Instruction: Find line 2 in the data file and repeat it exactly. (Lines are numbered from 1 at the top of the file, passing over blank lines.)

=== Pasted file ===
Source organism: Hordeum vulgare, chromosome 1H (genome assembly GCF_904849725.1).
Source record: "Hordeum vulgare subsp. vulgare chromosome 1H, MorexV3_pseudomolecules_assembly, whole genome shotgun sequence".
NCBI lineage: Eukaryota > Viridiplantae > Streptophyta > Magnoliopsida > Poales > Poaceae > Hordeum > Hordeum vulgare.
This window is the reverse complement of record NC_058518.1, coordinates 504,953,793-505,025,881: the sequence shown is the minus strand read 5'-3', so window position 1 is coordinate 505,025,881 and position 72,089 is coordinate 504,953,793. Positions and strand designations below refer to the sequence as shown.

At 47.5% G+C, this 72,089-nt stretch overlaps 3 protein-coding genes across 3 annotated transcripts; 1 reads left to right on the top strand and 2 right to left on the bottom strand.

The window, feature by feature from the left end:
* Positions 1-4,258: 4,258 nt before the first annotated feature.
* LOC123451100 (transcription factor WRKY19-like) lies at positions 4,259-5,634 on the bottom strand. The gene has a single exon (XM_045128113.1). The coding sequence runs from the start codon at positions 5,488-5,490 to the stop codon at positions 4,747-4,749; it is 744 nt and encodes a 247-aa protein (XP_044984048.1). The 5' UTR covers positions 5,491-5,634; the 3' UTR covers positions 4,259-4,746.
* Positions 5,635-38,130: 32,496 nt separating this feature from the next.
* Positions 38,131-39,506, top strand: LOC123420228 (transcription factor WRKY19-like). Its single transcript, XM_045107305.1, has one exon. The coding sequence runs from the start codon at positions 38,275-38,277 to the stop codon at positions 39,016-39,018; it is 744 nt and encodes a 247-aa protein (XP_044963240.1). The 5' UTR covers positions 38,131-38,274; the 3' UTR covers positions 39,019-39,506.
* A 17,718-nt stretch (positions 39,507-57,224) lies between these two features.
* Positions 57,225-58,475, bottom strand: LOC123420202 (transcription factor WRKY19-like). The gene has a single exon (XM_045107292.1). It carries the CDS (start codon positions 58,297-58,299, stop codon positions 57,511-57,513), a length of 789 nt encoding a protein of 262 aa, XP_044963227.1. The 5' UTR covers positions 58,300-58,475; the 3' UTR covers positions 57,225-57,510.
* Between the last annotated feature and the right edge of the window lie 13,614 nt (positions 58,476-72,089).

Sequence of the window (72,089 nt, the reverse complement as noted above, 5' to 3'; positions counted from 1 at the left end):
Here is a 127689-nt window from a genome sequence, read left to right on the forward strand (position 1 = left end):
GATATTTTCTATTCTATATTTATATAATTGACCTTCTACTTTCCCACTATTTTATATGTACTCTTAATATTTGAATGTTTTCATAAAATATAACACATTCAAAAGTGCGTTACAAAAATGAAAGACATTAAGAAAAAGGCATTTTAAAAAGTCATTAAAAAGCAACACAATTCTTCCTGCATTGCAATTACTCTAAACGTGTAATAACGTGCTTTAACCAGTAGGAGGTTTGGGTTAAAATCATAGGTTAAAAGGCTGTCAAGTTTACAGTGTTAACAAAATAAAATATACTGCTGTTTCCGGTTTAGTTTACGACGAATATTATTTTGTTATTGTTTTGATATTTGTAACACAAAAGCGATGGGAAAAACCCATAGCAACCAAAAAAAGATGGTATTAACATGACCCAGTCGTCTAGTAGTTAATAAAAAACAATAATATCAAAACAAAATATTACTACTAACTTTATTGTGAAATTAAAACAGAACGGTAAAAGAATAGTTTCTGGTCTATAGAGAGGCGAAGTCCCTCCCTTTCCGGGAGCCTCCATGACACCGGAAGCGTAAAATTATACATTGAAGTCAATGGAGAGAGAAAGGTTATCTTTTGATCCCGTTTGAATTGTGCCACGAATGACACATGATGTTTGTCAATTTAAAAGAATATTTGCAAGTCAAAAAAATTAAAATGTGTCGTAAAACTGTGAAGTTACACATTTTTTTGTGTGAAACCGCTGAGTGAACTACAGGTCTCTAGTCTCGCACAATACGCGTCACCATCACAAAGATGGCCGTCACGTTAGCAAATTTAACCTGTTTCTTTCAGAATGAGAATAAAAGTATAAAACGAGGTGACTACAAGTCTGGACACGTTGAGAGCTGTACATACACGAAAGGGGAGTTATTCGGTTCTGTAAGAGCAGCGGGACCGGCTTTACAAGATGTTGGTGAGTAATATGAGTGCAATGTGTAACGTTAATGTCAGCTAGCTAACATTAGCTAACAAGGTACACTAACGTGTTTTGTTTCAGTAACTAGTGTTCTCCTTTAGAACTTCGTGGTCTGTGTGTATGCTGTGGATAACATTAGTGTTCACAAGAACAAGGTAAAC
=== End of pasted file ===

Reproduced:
Source record: "Hordeum vulgare subsp. vulgare chromosome 1H, MorexV3_pseudomolecules_assembly, whole genome shotgun sequence".